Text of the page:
On or about October 21, 2011, Ms. Walker received a call from Jennifer Fitzgerald, the lead nurse practitioner at the NICU. Ms. Fitzgerald informed Ms. Walker that she was suspended and on administrative leave pending the outcome of an investigation into Baby Doe's death. At some point during or after the investigation, Ms. Walker provided a signed, handwritten statement in which she acknowledged discontinuing IV medications prior to leaving Baby Doe's room. (ECF No. 6, Ex. A, 3.) Ms. Walker also admitted that "the fact that the IV fluids [were] on hold completely [slipped her] mind." ( Id. ) Finally, Ms. Walker stated that she "should have given the nurses parameters of when to call [her]" and "should have had better focus on [her] sickest patient." ( Id. at 4.) On October 26, 2011, Ms. Walker attended a meeting with Ms. Fitzgerald and Carmel McComiskey, where she was terminated. Ms. Walker claims that Ms. Fitzgerald and Ms. McComiskey accused her of negligence that caused Baby Doe's death, as well as of issuing an unauthorized Do Not Resuscitate (DNR) order on the infant. (ECF No. 1, ¶ 60.) She also claims the two women threatened her with filing criminal charges if she protested her termination. ( Id. at ¶ 61.) Following Ms. Walker's termination, UMMS and UMMC hired Jenny Dukes, a white female under age 40, to replace her.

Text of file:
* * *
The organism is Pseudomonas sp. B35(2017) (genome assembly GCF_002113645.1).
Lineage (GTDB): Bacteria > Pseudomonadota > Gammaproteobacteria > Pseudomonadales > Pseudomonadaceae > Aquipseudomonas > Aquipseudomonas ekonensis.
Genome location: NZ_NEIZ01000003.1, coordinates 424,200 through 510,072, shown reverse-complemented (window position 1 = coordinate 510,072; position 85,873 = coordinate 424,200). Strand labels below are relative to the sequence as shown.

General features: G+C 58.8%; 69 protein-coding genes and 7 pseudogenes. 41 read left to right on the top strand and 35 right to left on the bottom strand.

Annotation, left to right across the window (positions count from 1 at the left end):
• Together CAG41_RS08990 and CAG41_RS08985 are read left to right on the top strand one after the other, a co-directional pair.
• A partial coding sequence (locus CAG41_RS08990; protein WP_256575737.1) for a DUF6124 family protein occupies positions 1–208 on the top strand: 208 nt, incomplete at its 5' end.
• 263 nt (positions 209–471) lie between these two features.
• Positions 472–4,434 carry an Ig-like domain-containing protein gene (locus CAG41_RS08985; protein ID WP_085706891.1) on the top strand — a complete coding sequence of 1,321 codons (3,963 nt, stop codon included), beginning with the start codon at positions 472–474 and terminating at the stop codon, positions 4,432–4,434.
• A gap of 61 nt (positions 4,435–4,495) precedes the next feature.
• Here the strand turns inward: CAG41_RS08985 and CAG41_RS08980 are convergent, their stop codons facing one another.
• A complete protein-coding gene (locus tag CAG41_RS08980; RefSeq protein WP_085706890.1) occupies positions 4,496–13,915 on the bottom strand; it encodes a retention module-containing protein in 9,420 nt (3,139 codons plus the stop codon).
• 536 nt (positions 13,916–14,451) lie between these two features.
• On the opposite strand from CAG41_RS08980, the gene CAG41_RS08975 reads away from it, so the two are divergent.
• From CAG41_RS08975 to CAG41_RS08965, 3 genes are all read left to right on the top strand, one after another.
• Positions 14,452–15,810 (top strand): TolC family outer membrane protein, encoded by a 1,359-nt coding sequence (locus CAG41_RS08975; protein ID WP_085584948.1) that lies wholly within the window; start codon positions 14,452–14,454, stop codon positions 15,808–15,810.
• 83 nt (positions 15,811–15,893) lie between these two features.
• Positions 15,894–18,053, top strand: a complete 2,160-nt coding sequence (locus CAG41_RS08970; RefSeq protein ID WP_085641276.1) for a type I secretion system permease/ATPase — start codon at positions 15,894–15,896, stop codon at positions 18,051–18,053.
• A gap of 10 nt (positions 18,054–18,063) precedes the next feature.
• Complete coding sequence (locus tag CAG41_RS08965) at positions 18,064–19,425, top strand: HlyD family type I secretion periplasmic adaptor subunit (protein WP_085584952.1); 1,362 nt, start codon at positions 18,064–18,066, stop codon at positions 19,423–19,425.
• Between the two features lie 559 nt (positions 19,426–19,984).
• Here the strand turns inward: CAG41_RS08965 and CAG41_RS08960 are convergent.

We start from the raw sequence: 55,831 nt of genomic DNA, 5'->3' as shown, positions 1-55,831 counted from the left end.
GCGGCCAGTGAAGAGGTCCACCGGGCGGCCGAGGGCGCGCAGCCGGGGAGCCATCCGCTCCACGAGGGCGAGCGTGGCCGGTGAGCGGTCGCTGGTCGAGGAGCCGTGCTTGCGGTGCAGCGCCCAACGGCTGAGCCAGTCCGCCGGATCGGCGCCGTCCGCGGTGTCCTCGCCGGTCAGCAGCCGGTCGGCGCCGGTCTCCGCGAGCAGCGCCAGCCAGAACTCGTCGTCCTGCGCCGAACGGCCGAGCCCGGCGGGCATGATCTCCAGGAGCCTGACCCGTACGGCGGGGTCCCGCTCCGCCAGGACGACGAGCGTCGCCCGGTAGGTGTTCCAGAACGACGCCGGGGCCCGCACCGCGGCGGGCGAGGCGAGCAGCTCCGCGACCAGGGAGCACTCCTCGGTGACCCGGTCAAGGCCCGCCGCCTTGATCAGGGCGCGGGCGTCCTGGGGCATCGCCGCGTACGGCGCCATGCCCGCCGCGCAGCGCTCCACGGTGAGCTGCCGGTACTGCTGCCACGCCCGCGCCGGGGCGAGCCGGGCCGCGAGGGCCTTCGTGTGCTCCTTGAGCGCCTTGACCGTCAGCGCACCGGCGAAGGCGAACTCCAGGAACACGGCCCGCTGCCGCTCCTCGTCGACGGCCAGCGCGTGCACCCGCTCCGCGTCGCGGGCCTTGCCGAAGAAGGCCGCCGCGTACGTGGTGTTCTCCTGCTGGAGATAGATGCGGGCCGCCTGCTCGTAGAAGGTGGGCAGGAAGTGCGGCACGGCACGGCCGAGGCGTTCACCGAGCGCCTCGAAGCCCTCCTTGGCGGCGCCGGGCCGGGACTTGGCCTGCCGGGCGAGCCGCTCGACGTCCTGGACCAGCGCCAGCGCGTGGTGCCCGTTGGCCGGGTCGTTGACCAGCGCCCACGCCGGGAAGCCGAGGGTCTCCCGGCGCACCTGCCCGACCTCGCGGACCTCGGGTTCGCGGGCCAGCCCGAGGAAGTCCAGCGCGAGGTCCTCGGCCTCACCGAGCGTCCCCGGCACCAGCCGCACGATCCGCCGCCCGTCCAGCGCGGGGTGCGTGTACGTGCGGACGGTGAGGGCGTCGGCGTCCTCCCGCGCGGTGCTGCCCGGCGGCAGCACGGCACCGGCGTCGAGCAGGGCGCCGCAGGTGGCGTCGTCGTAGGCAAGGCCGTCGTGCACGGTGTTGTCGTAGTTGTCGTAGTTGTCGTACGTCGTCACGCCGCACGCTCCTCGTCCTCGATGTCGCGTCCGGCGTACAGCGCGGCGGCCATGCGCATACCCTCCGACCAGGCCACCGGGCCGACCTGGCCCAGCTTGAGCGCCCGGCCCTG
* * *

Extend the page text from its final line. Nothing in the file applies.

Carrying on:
In February 2012, Dr. Renee Fox, an Associate Professor at the University of Maryland School of Medicine, contacted the Maryland Board of Nursing ("BON") regarding Ms. Walker's conduct the evening of Baby Doe's death. Ms. Walker claims that Dr. Fox accused Ms. Walker of the same conduct alleged by Ms. Fitzgerald and Ms. McComiskey. ( Id. at ¶ 64.) Dr. Fox was not present in the hospital when Baby Doe died and was not in Ms. Walker's chain of command. After Dr. Fox's call, BON launched an investigation, which included a personal interview with Ms. Walker in late June 2012. The defendants all participated in the BON investigation.

On April 13, 2012, Ms. Walker filed an EEOC claim against UMMC, alleging race and age discrimination stemming from her termination. She filed suit in this court on October 25, 2012, bringing claims of race and age discrimination under Title VII and the ADEA, as well as common law defamation.

ANALYSIS

Standard of ...